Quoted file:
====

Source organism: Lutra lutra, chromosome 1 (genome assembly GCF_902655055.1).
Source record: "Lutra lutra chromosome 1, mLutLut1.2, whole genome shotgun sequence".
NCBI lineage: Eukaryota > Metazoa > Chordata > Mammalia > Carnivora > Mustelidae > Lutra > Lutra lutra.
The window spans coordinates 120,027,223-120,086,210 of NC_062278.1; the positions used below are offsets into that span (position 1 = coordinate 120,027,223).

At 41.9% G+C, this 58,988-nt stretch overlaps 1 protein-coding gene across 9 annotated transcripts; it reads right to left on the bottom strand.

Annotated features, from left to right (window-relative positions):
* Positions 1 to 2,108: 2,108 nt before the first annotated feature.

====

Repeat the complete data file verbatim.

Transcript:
Source organism: Lutra lutra, chromosome 1 (genome assembly GCF_902655055.1).
Source record: "Lutra lutra chromosome 1, mLutLut1.2, whole genome shotgun sequence".
NCBI lineage: Eukaryota > Metazoa > Chordata > Mammalia > Carnivora > Mustelidae > Lutra > Lutra lutra.
The window spans coordinates 120,027,223-120,086,210 of NC_062278.1; the positions used below are offsets into that span (position 1 = coordinate 120,027,223).

At 41.9% G+C, this 58,988-nt stretch overlaps 1 protein-coding gene across 9 annotated transcripts; it reads right to left on the bottom strand.

Annotated features, from left to right (window-relative positions):
* Positions 1 to 2,108: 2,108 nt before the first annotated feature.